Transforming The Manila Times from a newspaper on the brink of bankruptcy to what it is now–the fastest- growing daily–has not been easy. In fact, it took almost 13 years before profit started trickling in, the paper’s Chairman Emeritus, Dante A. Ang, said on Tuesday.
Ang recounted his experiences and bared his failures and successes in a lecture entitled “Journey from dreamer to publisher” for journalism students at The Manila Times College in Intramuros, Manila.
The TMT chairman, who acquired the newspaper in 2001, said success is not defined by money or power.
“Success is a sense of fulfillment, a feeling of happiness and satisfaction, that you have achieved something and that you have contributed something,” he said.
Ang recalled his humble beginnings. He walked to school barefoot, served a parish priest and stayed in a convent so he could afford to go to school.
“TMT is a triumph of the human spirit. I dreamed. Dreaming is the start of success,” he told his audience, mostly students who are also dreaming of becoming successful journalists.
“At 10 years old, I started to dream despite poverty. I went to school without shoes, but I did not feel bad, never jealous of other children,” Ang said. “I lived with our parish priest in the convent. I was awake as early as 5:30 a.m. for the morning Mass, at 8 p.m., my only study time, I was studying how to type.”
He added that he left the convent and became a salesman. “I needed to earn money to support my mother and my sister. I was a helper at Chronicle and ABS-CBN where I took various jobs from coffee server, clerk, drama talent, disc jockey, newscaster and advertising salesman.”
When martial law was declared, Ang found himself jobless.
“I went back [to work]as an account executive, earning P600 a month.”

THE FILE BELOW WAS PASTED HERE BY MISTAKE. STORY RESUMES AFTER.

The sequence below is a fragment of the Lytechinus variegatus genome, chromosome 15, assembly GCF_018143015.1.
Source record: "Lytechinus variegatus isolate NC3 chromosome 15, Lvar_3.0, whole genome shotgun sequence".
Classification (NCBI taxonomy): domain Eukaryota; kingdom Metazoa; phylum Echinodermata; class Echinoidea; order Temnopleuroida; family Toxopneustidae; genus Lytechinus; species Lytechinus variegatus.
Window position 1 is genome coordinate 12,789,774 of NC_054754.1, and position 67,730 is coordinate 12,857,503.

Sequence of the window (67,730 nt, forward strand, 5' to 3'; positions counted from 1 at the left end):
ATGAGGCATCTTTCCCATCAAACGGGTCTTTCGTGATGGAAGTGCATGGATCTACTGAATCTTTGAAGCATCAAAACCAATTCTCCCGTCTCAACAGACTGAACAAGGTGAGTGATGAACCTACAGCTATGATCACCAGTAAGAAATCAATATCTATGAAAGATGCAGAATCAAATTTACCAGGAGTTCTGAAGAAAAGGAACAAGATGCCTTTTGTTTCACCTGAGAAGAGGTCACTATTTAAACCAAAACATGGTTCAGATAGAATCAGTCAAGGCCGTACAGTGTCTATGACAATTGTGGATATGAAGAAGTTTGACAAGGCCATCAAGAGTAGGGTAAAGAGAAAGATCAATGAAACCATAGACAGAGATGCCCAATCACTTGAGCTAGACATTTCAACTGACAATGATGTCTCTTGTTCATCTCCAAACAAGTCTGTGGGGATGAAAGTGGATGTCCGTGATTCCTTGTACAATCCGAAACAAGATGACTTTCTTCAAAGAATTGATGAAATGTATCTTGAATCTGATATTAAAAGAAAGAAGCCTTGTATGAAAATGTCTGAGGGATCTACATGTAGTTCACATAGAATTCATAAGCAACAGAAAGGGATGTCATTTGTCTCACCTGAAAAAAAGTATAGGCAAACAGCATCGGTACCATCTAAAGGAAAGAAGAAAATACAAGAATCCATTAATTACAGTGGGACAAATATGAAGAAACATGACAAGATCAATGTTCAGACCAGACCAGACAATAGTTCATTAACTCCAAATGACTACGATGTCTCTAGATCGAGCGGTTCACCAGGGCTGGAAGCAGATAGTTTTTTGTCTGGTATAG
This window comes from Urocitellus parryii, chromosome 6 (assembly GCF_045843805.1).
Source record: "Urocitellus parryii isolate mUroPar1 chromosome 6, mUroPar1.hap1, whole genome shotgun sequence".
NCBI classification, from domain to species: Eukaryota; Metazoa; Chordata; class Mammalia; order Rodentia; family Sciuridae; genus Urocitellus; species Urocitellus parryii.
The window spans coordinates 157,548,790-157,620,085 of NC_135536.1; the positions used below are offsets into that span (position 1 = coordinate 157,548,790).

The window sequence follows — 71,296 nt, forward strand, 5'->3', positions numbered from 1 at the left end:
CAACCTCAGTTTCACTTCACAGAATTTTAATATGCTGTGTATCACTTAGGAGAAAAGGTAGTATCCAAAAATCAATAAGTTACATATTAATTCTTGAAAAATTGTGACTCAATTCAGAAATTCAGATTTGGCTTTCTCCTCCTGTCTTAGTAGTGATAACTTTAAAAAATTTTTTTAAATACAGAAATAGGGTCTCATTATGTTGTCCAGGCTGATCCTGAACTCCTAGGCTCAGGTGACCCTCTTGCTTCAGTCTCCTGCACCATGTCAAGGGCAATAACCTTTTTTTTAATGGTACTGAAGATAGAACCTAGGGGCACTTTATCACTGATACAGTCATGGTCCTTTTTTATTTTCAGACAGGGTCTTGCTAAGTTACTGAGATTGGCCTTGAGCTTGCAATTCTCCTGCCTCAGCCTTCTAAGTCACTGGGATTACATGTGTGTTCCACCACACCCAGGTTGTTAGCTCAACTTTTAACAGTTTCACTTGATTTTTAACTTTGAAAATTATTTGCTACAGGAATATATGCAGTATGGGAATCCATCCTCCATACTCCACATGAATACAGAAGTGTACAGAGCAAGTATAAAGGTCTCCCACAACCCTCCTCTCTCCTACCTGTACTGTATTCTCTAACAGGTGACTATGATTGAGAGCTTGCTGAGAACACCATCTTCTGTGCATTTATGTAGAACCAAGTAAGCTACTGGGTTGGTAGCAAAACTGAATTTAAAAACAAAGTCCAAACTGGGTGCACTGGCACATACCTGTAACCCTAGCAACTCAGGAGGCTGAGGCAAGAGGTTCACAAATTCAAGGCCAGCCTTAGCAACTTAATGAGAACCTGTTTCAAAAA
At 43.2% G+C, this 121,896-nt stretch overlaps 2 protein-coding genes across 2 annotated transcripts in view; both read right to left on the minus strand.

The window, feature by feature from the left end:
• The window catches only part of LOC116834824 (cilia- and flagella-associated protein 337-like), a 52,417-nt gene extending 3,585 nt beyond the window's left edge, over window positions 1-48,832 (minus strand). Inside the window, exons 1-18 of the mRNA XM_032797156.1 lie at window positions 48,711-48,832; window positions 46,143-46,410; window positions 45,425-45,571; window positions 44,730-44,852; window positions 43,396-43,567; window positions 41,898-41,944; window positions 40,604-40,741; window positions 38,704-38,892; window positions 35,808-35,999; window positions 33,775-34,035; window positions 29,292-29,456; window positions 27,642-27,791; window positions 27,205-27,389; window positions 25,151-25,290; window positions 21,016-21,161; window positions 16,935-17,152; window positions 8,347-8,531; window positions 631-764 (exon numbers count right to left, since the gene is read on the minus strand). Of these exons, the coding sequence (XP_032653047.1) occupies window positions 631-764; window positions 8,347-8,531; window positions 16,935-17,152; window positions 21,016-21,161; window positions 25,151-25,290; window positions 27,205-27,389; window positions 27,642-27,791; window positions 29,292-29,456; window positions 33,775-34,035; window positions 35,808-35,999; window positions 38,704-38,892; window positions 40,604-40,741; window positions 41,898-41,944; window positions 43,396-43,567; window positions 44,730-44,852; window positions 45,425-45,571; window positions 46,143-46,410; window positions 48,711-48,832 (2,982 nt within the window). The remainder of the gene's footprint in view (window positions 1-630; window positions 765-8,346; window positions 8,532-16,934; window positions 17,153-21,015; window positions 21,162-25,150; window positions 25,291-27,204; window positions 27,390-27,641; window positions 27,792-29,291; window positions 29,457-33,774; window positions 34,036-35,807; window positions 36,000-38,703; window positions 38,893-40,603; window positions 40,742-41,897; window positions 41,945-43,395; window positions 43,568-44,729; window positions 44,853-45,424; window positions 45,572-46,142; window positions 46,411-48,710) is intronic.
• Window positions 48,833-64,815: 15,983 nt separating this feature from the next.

When asked who are the persons who had a great impact on him, Ang named Tony Mercado, an advertising icon who told him that he had to focus and adopt a never-say-die attitude.
“From a young age, I’ve learned from older people that success is not defined by money, power or position,” he said.
The road to success, he realized, is not easy because it entails hard work, perseverance, creativity and sometimes failure.
“Do not be afraid to fail. Failures are a prelude to success. What is important is how many times you picked yourself up and learned a lesson for every mistake,” he said.
Running the paper, Ang added, had been challenging, especially because the paper he bought had previously accumulated huge debts, including unpaid workers’ salaries.
“My lawyer advised me to declare bankruptcy and close down the paper and revive it after two months just so to avoid the payables.”
“But I talked to each employee and promised to pay each of them in installment. Imagine one employee had a collectible of P0.5 million which I paid up after a few months,” he said.
Over the years he was able to settle all debts and never did the company miss any payroll deadline under his management.
Ang added that the supplier of ink and paper had a collectible of P60 million.
“I was able to pay all the obligations and to this time we are still in business with that supplier.”
When he bought TMT, he closed down Kabayan, a Filipino newspaper. “I knew I can not sustain two newspapers. I wanted to continue with the Times because I am aware of its brand. It came to a point that I borrowed P100 million. I had the courage because I knew what I wanted to accomplish,” Ang said.
He reckoned that sometimes, talent and creativity are not enough. Thus, Ang advised young people to be “likeable,” noting that the road to success is shorter for a well-liked person.
“At a young age, I vowed to myself that I will never be poor again. That I will finish school and be better off,” he said.
“We still have a long way to go. Remember, it took us 13 years before we got even. Now, we are earning profit.”
Today, Ang has a greater dream: To make The Manila Times the No.1 newspaper in the country.